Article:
The winners, who received undergraduate, tuition-based scholarships ranging from $4000 to $12,000, were among 220 young JSHS finalists presenting their original research in various fields of science, technology, engineering, and mathematics (STEM).
Washington, DC (PRWEB) June 04, 2014
The Department of Defense (DoD) recognized 21 top-performing high school students across the U.S. and its territories who competed in the 52nd National Junior Science and Humanities Symposium (JSHS) in April in Washington, DC.
The winners, who received undergraduate, tuition-based scholarships ranging from $4000 to $12,000, were among 220 young JSHS finalists presenting their original research in various fields of science, technology, engineering, and mathematics (STEM) fields to a panel of DoD scientists and engineers.
Over 70 DoD STEM personnel contributed to the National JSHS by serving as judges, discussion group leaders, and speakers. Multiple opportunities were provided for the students to learn about potential STEM careers and to discuss pathways which students can pursue as they progress through their academic studies.
The students’ projects ranged from new ways to filter pollutants from lakes and streams to advanced theoretical physics models. DoD STEM personnel reviewed the students written papers and evaluated the oral presentations they delivered at National JSHS. Winners were selected based upon the quality of their experimentation, understanding of the research, and contribution to the field.
Adam Illowsky, a senior at Ossining High School in Ossining, NY, was one of the winners, capturing first place in the Medicine/Health category. His work into brain damage caused by chronic traumatic encephalopathy is a great example of the type of research that has a broad positive impact for both the Armed Forces and society at large.
“I just want to do all I can to help increase our understanding of head trauma not just in professional sports but in high school and kids’ sports as well,” Illowsky said after the event.
“I never expected to win anything because the level of research in the Junior Science and Humanities Symposium is so strong at all levels from the regionals to the state to the national,” he told his hometown newspaper.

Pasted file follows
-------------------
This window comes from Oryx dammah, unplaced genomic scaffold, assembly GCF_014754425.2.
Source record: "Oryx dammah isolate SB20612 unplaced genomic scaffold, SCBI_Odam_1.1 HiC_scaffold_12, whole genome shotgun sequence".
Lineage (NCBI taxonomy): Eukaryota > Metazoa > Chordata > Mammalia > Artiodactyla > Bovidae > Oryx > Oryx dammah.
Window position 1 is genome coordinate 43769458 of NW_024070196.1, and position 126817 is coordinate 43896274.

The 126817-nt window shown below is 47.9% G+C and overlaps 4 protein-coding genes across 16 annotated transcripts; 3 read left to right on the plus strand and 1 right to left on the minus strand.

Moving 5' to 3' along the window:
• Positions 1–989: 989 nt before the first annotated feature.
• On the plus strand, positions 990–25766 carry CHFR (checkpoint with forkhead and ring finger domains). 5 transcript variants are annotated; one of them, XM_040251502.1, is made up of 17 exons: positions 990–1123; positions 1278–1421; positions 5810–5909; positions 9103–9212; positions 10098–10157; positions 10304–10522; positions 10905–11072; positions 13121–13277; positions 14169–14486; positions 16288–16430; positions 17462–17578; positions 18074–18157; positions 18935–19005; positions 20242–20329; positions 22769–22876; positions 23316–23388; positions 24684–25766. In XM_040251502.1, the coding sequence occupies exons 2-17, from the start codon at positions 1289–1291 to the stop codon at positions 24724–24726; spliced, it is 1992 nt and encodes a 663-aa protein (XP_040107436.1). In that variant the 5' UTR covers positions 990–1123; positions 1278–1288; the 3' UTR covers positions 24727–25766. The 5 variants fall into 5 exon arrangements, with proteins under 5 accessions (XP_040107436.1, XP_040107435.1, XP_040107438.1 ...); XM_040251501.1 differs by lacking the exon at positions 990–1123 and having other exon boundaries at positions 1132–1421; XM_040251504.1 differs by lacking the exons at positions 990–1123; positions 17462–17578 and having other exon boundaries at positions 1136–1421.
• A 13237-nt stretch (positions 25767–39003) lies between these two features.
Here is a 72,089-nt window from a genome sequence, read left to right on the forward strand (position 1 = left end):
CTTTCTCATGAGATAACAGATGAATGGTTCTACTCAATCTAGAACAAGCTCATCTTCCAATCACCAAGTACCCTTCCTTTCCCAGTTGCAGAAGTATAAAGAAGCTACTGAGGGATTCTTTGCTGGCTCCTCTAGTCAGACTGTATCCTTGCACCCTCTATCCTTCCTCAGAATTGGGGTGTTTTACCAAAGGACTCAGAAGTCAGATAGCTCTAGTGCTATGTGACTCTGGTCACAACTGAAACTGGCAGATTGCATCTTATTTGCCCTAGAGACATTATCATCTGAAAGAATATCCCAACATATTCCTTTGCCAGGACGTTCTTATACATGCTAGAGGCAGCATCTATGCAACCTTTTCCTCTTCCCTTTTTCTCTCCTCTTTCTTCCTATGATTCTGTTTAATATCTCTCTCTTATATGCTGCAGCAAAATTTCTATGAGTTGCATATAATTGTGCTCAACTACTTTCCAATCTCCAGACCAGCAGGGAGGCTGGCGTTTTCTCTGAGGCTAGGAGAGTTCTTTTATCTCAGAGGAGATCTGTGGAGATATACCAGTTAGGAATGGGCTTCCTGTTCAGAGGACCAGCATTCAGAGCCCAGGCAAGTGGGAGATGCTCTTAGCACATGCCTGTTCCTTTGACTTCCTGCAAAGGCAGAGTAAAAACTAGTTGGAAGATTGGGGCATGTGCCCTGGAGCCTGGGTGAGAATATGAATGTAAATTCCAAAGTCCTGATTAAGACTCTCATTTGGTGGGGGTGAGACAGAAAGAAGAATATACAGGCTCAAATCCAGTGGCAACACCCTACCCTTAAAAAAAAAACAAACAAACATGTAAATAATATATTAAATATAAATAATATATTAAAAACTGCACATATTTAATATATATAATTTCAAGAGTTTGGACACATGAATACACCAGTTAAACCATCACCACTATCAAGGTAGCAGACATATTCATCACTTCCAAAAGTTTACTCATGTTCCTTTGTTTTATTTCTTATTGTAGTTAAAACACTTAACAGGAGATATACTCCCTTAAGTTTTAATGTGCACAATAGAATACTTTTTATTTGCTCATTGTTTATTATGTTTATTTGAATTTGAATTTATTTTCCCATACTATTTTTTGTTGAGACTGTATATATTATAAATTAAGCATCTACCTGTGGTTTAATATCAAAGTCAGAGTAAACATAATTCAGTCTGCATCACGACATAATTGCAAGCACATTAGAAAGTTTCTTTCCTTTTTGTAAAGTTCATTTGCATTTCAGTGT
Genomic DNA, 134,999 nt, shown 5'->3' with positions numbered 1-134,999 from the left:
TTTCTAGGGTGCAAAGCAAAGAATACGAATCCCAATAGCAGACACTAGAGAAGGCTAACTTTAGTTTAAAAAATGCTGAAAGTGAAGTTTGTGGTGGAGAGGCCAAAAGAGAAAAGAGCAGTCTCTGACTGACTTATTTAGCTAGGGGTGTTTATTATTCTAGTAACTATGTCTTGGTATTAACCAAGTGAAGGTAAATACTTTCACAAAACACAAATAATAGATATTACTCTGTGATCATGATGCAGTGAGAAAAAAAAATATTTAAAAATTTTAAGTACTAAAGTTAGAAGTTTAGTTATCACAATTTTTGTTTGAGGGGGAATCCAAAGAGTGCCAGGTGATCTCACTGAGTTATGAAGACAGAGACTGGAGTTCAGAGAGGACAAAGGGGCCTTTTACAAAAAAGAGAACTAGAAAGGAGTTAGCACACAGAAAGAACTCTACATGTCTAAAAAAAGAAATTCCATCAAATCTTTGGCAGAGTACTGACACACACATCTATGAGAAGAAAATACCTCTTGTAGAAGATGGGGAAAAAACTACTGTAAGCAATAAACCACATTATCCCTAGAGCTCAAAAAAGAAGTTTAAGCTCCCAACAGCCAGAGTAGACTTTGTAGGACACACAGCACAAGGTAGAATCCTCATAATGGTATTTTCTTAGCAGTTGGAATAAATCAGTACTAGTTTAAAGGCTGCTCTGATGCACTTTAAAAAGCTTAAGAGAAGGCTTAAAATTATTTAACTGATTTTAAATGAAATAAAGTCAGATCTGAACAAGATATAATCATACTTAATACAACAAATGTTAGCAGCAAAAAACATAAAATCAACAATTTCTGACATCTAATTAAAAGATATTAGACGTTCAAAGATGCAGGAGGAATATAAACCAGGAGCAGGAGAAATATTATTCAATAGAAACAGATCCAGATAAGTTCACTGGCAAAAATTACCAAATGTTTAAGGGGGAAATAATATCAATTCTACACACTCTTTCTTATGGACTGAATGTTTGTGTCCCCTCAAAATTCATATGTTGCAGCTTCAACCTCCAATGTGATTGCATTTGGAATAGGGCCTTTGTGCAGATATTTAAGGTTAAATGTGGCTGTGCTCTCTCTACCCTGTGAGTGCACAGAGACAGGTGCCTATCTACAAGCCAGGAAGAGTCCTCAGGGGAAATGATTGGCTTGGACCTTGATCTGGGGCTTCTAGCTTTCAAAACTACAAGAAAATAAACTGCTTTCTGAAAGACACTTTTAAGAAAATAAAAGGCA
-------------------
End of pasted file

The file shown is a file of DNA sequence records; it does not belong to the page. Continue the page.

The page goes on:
A complete list of winners is attached and is available at: http://www.jshs.org/winners.html.
The JSHS is a tri-service program funded by the U.S. Army, Navy and Air Force that encourages high school students to conduct original research in STEM. Sponsors include: Office of the Assistant Secretary of the Army (Acquisition, Logistics & Technology); Office of Naval Research, Arlington, VA; and Air Force Office of Scientific Research, Washington, DC, in cooperation with higher education. The military and university collaboration JSHS serves to support and encourage these talented youth to become our nation’s future scientific leaders and innovators through scholarships and recognition for outstanding achievement. The National JSHS Program is administered by the Academy of Applied Science, a non-profit educational organization located in Concord, New Hampshire.
The Army Educational Outreach Program (AEOP) is comprised of Army-sponsored research, education, competitions, internships and practical experiences designed to engage and guide students as well as teachers in science, technology, engineering, and mathematics (STEM). From elementary school through graduate school, students of all proficiency levels, interests, ethnic, economic and academic backgrounds are encouraged to participate in real world experiences involving these important disciplines. More information is available at http://www.usaeop.com.
The Academy of Applied Science (AAS) administers STEM programs where students apply scientific knowledge to life, research and inventions. Its programs spark creativity in young students, encourage the rising generation of teen mathematicians, scientists and engineers with recognition for their efforts, and provide scholarships and apprenticeships for high school students interested in pursuing careers in math, science and technology. Its influence, encouragement and assistance annually reach over 12,000 students nationwide. More information is available at http://www.aas-world.org.